There is a node of sorts. But it depends on the mode of vibration. A given violin has a complete (and orthogonal) set of normal modes. This is true of any such bounded surface. Some will involve portions of the back going along with the top.
You can say nothing simple about any of this. It is not simple. It is analogous to quantum mechanics because in both cases one gets eigenfunctions with their eignevalues (frequencies of vibration.) If you cannot understand the nature of these normal modes, you should not talk so "qualitatively" about ANYTHING.
As for the rest of you, violin physics is not a mystery, it is just very complicated. Tap tones are the few lower eigenstates of the vibrating instrument. To solve the problem, one needs finite-element-analysis because of the strange and complicated shapes involved in a violin. Numerical analysis, in other words, is the only way to find anything about what is going on.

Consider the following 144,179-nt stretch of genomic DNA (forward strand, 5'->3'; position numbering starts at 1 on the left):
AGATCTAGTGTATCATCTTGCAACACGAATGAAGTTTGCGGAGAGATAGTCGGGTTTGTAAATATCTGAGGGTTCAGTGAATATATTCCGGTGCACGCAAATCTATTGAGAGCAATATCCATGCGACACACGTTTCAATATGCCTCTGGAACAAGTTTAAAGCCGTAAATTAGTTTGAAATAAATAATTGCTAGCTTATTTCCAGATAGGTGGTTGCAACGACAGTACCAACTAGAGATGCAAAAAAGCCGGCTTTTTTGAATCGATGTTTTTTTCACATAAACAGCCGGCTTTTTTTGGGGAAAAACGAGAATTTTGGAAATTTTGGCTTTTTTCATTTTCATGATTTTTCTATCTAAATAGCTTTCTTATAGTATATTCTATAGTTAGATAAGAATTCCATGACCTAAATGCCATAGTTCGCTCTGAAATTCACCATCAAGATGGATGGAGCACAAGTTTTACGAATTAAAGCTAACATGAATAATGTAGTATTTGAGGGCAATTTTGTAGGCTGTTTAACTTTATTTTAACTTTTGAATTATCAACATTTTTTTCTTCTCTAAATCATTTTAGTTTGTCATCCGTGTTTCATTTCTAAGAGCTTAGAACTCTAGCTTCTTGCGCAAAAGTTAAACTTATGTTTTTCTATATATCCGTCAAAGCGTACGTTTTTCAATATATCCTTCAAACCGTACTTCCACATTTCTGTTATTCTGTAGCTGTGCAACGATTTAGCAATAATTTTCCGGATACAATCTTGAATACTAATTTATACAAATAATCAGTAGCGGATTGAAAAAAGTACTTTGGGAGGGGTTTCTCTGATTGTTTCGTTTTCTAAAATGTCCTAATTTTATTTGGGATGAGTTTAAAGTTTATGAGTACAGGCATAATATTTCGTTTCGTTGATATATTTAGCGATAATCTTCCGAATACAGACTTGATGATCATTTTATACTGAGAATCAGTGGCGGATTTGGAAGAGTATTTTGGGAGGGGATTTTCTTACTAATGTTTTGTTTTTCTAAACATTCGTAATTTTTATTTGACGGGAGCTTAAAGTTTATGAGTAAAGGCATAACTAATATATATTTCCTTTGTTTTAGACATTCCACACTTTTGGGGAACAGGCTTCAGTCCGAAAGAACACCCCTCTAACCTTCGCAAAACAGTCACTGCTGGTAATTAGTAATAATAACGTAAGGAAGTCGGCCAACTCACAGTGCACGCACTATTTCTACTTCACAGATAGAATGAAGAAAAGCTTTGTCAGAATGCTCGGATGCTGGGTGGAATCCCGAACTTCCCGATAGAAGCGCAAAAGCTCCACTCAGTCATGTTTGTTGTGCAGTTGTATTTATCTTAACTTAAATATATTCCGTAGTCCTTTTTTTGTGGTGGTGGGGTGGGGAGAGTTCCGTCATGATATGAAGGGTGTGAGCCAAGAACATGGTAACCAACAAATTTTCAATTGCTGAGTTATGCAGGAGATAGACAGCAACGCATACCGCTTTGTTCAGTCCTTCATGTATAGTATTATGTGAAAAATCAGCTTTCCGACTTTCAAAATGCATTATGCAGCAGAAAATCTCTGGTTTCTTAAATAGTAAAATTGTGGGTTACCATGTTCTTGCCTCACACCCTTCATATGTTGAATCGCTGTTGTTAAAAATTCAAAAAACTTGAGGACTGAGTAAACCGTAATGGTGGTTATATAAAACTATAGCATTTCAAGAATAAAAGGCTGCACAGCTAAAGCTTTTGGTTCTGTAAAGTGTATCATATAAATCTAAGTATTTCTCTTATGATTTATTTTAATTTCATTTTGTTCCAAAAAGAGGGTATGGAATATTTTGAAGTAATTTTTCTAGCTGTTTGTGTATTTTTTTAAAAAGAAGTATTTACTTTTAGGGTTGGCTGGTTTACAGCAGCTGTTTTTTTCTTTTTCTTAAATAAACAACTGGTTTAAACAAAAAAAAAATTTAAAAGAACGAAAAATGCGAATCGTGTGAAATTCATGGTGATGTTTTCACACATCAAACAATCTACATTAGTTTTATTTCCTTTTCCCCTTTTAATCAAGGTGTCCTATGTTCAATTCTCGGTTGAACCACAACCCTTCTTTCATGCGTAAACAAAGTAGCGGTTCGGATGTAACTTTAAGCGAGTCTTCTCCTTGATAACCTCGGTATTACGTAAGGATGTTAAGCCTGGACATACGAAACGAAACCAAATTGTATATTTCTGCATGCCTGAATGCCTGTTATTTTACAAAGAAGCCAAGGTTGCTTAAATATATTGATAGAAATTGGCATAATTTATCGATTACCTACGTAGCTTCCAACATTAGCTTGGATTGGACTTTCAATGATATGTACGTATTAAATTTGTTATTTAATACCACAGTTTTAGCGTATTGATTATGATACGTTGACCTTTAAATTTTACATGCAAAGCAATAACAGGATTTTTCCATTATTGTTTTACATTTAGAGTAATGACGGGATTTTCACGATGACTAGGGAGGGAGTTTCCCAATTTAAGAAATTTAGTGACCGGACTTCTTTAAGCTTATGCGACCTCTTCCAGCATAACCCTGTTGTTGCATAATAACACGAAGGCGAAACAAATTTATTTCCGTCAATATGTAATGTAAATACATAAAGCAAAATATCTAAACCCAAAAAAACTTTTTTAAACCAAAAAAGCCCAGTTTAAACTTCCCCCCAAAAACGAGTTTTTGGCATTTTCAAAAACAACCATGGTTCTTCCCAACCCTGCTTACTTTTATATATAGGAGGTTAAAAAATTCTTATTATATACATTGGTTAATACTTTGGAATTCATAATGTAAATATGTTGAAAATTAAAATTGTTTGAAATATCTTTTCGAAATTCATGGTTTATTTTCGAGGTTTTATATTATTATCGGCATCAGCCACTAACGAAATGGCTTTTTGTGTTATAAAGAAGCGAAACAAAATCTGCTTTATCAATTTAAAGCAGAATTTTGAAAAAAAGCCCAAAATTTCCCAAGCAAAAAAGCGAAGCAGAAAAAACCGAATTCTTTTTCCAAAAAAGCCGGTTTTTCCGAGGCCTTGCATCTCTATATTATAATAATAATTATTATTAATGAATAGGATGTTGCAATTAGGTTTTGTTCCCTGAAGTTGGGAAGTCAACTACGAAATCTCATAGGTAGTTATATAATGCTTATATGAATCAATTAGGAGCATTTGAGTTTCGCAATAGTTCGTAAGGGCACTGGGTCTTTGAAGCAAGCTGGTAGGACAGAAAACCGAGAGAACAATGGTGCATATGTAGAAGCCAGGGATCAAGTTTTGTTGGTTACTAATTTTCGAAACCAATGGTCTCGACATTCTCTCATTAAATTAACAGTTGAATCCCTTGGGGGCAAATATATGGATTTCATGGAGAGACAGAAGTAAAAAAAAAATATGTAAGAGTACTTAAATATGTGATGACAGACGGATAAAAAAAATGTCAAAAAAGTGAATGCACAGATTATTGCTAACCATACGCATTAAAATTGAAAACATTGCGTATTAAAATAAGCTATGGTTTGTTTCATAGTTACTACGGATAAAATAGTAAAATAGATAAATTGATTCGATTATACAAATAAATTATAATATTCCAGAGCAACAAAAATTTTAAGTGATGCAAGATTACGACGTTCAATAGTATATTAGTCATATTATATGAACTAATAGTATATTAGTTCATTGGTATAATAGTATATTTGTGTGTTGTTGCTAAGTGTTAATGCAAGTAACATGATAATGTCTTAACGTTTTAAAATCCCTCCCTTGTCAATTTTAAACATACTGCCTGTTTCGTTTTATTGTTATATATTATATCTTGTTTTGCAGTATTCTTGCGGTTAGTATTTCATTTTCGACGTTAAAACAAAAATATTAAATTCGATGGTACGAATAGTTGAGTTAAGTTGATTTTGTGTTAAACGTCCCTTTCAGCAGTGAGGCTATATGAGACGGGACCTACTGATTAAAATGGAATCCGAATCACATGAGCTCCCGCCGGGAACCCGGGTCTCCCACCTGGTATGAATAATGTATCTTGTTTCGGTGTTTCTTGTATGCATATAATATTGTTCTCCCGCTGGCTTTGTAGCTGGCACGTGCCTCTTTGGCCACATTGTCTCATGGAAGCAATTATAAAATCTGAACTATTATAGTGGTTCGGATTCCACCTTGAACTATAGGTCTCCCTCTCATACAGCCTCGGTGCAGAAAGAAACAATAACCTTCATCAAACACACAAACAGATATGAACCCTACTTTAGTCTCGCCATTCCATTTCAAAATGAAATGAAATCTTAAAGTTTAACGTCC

And one more thing, each normal mode will have characteristic damping. There are many kinds and models for damping, and this would make a numerical analysis much more involved.